Pulling away, our entry-level model on its 17in wheels rides quietly and unobtrusively, and the damping feels impressively calm on typically broken English urban roads. Get it up to speed, and the XE’s ability to cover miles unobtrusively is very impressive indeed – clearly an important factor for the buyers it’s aimed at. Wind and road noise are both well contained, and well-considered damping tames the stiff suspension very well indeed. The ZF eight-speed automatic gearbox is simply brilliant, offering crisp, smooth changes and a nice transition from auto to manual operation when you want to use the paddle shifters.

As you’d expect, the XE is dynamically polished. The controls are fluid and beautifully weighted and the variably-assisted steering, especially, impresses for its consistency of feel and feedback. If you crack on in the bends, you’ll tell it’s come from the same team that brought you the F-Type and it fills the driver with confidence: confidence to place it with millimetric precision; confidence to dive into corners; confidence play with the throttle. But that tail can bite in the damp, if you’re injudicious with the throttle, and we did have some cause to question its overall levels of traction on some of Cumbria’s more – shall we say – challenging roads.

Performance is all there, too – which is a good reflection on the Ingenium 2.0-litre turbodiesel, and the efforts of the ZF gearbox to always be in the right gear at the right time. It’s accelerative and, thanks to being so muted, it will generally be going more quickly than you think it is – although you’d never extend it for the pleasure of the accompanying soundtrack (again, a common criticism of four-cylinder diesels), you will enjoy ample overtaking punch when you need it. Is it lacking low-down torque? Perhaps, but we’ll reserve judgement until we’ve driven a manual version. Overall, then, the new Ingenium engine performs admirably – a brilliant first effort, which will be world-class with continued development.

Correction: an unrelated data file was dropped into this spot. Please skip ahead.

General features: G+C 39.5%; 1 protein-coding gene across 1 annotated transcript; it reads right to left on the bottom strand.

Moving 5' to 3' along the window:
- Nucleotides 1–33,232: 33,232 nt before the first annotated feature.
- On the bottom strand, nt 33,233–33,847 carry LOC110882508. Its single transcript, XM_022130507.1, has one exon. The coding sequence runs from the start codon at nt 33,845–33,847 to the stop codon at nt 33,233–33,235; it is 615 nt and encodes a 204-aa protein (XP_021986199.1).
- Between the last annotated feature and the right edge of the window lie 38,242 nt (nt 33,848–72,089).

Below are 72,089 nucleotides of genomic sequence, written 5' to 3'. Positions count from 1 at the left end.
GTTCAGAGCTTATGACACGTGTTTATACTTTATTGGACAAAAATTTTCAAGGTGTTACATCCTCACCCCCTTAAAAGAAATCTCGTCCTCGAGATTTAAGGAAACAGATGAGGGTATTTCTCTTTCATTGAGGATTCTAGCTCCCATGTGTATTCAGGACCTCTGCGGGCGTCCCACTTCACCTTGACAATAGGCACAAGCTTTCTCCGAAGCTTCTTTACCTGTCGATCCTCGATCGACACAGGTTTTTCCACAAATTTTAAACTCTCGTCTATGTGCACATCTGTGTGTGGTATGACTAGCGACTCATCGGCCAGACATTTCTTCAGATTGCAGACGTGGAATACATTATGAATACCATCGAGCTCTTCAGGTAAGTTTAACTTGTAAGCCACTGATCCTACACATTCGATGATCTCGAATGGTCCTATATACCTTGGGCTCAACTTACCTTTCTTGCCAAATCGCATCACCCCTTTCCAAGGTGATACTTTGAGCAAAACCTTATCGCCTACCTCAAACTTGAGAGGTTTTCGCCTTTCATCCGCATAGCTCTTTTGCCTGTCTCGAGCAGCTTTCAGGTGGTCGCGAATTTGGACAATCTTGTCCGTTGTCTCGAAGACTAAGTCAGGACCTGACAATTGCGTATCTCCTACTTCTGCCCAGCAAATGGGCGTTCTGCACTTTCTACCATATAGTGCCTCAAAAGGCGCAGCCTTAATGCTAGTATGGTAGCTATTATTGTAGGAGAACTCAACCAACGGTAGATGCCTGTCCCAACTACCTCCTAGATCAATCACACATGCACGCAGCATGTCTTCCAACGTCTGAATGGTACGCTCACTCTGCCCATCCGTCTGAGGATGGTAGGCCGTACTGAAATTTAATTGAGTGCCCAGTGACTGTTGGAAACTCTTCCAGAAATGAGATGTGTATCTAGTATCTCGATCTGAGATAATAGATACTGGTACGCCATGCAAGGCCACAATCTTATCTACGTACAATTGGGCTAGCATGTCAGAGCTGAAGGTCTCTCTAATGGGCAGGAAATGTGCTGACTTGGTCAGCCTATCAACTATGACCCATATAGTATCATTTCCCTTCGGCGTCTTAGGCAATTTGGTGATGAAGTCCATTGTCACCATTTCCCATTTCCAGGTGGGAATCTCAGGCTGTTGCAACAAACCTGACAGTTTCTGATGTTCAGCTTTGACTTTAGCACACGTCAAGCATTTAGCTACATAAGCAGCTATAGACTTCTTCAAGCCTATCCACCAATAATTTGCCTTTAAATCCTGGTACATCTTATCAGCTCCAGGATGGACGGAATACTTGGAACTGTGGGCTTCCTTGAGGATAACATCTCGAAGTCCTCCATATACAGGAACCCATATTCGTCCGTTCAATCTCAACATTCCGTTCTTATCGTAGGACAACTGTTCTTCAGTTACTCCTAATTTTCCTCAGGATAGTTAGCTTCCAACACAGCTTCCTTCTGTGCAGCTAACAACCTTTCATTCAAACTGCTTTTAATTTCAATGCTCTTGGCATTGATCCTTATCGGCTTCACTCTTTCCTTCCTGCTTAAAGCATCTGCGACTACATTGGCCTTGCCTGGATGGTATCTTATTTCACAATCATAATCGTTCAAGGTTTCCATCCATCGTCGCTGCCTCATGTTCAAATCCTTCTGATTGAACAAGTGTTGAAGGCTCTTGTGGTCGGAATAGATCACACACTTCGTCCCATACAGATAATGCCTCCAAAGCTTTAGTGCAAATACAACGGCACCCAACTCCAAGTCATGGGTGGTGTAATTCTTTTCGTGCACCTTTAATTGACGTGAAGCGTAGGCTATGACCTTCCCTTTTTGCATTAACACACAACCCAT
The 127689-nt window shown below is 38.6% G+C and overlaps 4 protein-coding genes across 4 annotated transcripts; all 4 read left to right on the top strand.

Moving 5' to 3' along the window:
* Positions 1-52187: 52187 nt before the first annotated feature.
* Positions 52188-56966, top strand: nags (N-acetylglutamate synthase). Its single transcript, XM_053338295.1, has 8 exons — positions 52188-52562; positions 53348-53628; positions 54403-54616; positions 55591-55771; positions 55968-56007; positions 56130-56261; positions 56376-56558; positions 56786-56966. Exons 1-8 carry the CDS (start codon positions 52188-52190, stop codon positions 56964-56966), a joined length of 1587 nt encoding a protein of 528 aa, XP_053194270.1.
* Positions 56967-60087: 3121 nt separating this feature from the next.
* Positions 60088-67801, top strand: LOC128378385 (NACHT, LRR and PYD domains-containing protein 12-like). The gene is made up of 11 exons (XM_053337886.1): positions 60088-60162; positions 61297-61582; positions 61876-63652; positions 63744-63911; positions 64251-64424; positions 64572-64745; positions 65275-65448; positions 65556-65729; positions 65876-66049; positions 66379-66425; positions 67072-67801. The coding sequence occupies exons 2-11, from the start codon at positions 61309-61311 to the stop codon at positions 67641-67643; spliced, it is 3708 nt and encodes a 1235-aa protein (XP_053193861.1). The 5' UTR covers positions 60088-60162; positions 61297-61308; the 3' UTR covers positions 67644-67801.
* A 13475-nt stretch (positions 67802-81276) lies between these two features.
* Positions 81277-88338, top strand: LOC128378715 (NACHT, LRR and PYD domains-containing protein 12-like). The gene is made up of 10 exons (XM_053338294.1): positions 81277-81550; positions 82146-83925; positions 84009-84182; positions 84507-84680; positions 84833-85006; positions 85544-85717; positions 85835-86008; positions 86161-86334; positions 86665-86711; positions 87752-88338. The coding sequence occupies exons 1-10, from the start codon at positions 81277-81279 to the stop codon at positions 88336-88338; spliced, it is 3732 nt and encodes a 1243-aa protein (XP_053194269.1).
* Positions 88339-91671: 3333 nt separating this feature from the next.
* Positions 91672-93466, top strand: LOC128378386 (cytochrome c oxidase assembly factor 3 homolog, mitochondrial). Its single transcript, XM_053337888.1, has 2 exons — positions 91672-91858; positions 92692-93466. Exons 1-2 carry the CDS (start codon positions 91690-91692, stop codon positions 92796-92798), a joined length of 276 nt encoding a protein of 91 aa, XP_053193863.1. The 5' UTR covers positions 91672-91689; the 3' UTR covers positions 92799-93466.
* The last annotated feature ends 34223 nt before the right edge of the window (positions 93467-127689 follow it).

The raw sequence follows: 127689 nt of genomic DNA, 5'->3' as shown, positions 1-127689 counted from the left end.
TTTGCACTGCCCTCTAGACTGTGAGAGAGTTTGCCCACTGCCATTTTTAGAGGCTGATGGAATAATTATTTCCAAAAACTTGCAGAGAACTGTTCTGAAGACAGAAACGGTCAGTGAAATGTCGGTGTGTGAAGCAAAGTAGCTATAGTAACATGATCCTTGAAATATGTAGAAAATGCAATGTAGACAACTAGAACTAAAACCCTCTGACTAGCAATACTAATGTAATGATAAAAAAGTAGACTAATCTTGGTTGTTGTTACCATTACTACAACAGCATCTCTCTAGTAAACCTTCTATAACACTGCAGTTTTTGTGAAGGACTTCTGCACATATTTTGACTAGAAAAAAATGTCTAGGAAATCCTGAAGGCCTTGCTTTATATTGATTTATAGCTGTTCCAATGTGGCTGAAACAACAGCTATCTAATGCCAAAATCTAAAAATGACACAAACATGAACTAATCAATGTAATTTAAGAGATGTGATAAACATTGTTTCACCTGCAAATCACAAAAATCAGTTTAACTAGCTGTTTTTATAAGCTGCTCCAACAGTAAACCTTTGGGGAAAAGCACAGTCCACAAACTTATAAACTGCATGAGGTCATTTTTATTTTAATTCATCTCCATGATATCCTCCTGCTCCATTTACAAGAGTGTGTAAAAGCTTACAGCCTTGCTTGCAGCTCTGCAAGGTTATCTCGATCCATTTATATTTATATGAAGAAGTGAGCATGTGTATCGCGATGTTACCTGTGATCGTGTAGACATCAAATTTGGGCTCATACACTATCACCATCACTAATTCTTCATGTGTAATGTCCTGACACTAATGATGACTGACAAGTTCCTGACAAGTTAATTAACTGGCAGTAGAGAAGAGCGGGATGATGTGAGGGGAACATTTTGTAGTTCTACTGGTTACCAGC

And that’s the overall verdict we’d apply to the Jaguar XE. It’s a car that can hold its head up high and compete in one of the most toughly-fought sectors of the market, aimed at the most discerning buyers of them all. In short, it doesn’t put a foot wrong, and you’d happily plump for one if it was on your company car purchase list (do those still exist?). As we’ve said before, it’s a huge testament to Jaguar that the XE is as good as it is, given its brand-new platform and drivetrains, built in a green-field factory. Former Rover 75/MG ZT owners can regard the XE as the all-British replacement car they’ve been waiting for…

The rest of us can be confident in choosing a car that answers all the needs of the class’s buyers – and does it well. It augurs well for the future of the company, the ability of the upcoming F-Pace and those all-important sales figures.

Jaguar XE (1)

Keith Adams

Keith Adams

Editor and creator AROnline at AROnline
Created www.austin-rover.co.uk in 2001 and built it up to become the world's foremost reference source for all things BMC, Leyland and Rover Group, before renaming it AROnline in 2007.

Is the Editor of the Parkers website and price guide, formerly editor of Classic Car Weekly, and launch editor/creator of Modern Classics magazine. Has contributed to various motoring titles including Octane, Practical Classics, Evo, Honest John, CAR magazine, Autocar, Pistonheads, Diesel Car, Practical Performance Car, Performance French Car, Car Mechanics, Jaguar World Monthly, MG Enthusiast, Modern MINI, Practical Classics, Fifth Gear Website, Radio 4, and the the Motoring Independent...

Likes 'conditionally challenged' motors and taking them on unfeasible adventures all across Europe.